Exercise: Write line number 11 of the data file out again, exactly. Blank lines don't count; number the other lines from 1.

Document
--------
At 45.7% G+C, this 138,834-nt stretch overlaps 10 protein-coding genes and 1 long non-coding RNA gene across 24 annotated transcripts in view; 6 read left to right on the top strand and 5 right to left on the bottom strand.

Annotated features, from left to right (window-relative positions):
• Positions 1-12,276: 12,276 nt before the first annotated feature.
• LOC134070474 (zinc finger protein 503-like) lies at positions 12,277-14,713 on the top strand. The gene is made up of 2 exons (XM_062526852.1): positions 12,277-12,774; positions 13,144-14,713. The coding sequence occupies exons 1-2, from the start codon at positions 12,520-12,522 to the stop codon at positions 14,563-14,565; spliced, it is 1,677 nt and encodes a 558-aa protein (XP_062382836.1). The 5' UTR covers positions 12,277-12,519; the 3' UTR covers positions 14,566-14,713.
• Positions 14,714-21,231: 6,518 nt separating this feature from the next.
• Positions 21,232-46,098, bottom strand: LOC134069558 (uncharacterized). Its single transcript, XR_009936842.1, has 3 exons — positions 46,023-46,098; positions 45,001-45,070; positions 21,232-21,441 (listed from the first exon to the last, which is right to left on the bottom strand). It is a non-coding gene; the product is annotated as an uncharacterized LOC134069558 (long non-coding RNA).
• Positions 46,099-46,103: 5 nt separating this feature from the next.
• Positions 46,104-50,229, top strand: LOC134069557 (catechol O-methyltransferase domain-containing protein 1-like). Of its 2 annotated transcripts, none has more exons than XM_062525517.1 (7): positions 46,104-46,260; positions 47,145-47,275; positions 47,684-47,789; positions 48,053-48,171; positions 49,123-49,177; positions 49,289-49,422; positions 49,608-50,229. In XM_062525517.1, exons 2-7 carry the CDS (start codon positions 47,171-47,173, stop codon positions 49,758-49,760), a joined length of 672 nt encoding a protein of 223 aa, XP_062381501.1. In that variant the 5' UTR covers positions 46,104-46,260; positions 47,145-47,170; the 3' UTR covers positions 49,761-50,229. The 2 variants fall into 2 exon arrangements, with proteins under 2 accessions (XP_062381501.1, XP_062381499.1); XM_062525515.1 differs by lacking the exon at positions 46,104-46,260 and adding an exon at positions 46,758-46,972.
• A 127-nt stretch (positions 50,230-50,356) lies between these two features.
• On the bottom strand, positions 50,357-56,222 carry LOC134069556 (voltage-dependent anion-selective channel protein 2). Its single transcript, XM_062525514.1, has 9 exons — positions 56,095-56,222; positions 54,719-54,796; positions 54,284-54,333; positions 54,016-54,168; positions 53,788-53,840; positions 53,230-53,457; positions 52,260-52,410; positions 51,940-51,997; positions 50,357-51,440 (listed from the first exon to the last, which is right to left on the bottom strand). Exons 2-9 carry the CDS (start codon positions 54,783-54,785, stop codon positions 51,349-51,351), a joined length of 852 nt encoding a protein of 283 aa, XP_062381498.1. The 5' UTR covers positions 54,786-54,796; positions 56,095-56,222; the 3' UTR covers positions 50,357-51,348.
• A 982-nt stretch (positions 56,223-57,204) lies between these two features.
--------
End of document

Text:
• A 982-nt stretch (positions 56,223-57,204) lies between these two features.